67. Midtgård U, Knudsen LE (1994) Fibre-reinforced plastics and advanced polymer composites. Occupational hazards and toxity of selected compounds. Nordic Council of Ministers and National Institute of Occupational Health, Copenhagen, pp 1–73Google Scholar
  68. Moroni P, Tomasini M (1992) Contact leukoderma induced by occupational contact with fibre-glass and polyester resins with quinones and tertiary butylcatechol. Dermatosen 40: 195–197Google Scholar
  69. Nethercott JR, Jacubovic HR, Pilger C, Smith JW (1983) Allergic contact dermatitis due to urethane acrylate in ultraviolet cured inks. Br J Ind Med 40:241–250PubMedGoogle Scholar
  70. Possick PA, Gellin GA, Key MM (1970) Fibrous glass dermatitis. Am Ind Hyg Assoc J 31:12–15PubMedCrossRefGoogle Scholar
  71. Rolston JA (1980) Fiberglass composite materials and fabrication processes. Chem Eng 87:96–100Google Scholar
  72. Schmunes E (1990) Solvents and plasticizers. In: Adams RM (ed) Occupational skin disease, 2nd edn. Saunders, PhiladelphiaGoogle Scholar
  73. Sjöborg S, Dahlquist I, Fregert S, Trulson L (1982) Contact allergy to styrene with cross reaction to vinyltoluene. Contact Dermatitis 8:207–208PubMedCrossRefGoogle Scholar
  74. Suhonen R (1983) Epoxy-dermatitis in a ski-stick factory. Contact Dermatitis 9:131–133PubMedCrossRefGoogle Scholar
  75. Tarvainen K, Jolanki R, Estlander T (1993a) Occupational contact allergy to unsaturated polyester resin cements. Contact Dermatitis 28:220–224PubMedCrossRefGoogle Scholar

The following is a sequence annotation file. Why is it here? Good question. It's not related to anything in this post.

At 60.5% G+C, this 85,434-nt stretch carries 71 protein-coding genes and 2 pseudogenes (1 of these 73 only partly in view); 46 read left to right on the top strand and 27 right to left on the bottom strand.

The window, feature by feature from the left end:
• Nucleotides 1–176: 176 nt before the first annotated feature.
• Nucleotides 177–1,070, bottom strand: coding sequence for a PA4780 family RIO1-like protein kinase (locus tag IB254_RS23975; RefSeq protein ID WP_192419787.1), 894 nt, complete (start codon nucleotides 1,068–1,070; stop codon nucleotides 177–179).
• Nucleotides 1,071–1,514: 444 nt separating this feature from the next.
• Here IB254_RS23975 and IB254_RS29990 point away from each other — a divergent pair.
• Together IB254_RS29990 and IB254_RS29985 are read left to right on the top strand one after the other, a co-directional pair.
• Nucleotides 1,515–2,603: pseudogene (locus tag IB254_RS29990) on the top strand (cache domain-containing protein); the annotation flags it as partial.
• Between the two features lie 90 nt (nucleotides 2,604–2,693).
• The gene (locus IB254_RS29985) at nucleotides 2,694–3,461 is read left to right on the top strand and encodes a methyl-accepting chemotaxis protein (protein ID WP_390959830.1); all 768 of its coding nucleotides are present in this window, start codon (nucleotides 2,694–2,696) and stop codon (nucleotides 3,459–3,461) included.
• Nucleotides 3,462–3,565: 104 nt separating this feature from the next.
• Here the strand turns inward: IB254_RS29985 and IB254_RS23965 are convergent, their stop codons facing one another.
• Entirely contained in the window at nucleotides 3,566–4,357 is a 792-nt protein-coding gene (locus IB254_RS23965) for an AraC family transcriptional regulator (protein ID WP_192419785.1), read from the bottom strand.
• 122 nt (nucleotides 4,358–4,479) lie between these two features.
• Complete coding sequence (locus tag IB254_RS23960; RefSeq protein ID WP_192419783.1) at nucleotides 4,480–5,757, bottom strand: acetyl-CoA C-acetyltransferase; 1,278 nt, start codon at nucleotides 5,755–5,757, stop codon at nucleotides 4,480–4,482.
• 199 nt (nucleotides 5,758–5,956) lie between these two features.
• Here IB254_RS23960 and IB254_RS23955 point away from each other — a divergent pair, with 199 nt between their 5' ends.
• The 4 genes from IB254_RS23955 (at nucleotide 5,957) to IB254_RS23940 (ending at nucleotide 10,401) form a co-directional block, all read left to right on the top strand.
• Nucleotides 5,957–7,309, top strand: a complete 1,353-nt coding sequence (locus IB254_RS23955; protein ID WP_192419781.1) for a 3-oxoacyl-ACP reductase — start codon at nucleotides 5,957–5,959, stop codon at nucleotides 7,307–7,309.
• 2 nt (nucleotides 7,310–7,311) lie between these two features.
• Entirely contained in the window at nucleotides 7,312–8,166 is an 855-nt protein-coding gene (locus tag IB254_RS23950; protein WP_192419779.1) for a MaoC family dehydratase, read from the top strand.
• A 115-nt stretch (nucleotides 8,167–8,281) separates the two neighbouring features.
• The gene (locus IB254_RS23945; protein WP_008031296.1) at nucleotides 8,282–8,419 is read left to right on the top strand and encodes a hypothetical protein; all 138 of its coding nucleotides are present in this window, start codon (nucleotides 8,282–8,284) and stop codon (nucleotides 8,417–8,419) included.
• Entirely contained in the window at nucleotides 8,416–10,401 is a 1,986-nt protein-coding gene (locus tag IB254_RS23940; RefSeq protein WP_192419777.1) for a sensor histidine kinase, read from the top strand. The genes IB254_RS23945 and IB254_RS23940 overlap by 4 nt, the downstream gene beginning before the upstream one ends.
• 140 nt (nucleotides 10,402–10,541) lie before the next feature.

76. Tarvainen K, Jolanki R, Forsman-Grönholm L, Estlander T, Pfäffli P, Juntunen J, Kanerva L (1993b) Exposure, skin protection and occupational skin diseases in the glass-fibre reinforced plastics industry. Contact Dermatitis 29:119–127PubMedCrossRefGoogle Scholar
  77. Tarvainen K, Estlander T, Jolanki R, Kanerva L (1994) Occupational dermatoses caused by man-made mineral fibers. Am J Contact Dermat 5:22–29Google Scholar
  78. Tarvainen K, Kanerva L, Jolanki R, Estlander T (1995a) Occupational dermatoses from the manufacture of plastic composite products. Am J Contact Dermat 6:95–104CrossRefGoogle Scholar
  79. Tarvainen K, Jolanki R, Estlander T, Tupasela O, Pfäffli P, Kanerva L (1995b) Immunologic contact urticaria due to airborne methylhexahydrophthalic and methyl tetrahydro-phthalic anhydrides. Contact Dermatitis 32:204–209PubMedCrossRefGoogle Scholar
  80. Tarvainen K, Kanerva L (1999) Occupational dermatoses from plastic composites. J Environ Med 1:3–17CrossRefGoogle Scholar
  81. Toffoletto F, Cortona G, Feltrin G, Baj A, Goggi E, Cecchetti R (1994) Occupational contact dermatitis from amine-functional metoxysilane in continuous-glass-filament production. Contact Dermatitis 31:320–321PubMedCrossRefGoogle Scholar
  82. Wehle U (1966) Arbeitsbedingte Ekzeme durch Polyester. Allerg Asthma (Leipz) 12:184–186Google Scholar
  83. Vincenzi C, Cameli N, Vassilopoulou A, Tosti A (1991) Allergic contact dermatitis due to benzoyl peroxide in an arm prosthesis. Contact Dermatitis 24:66–67PubMedCrossRefGoogle Scholar

Copyright information

© Springer-Verlag Berlin Heidelberg 2000

Authors and Affiliations

  • K. Tarvainen
  • L. Kanerva

There are no affiliations available

Personalised recommendations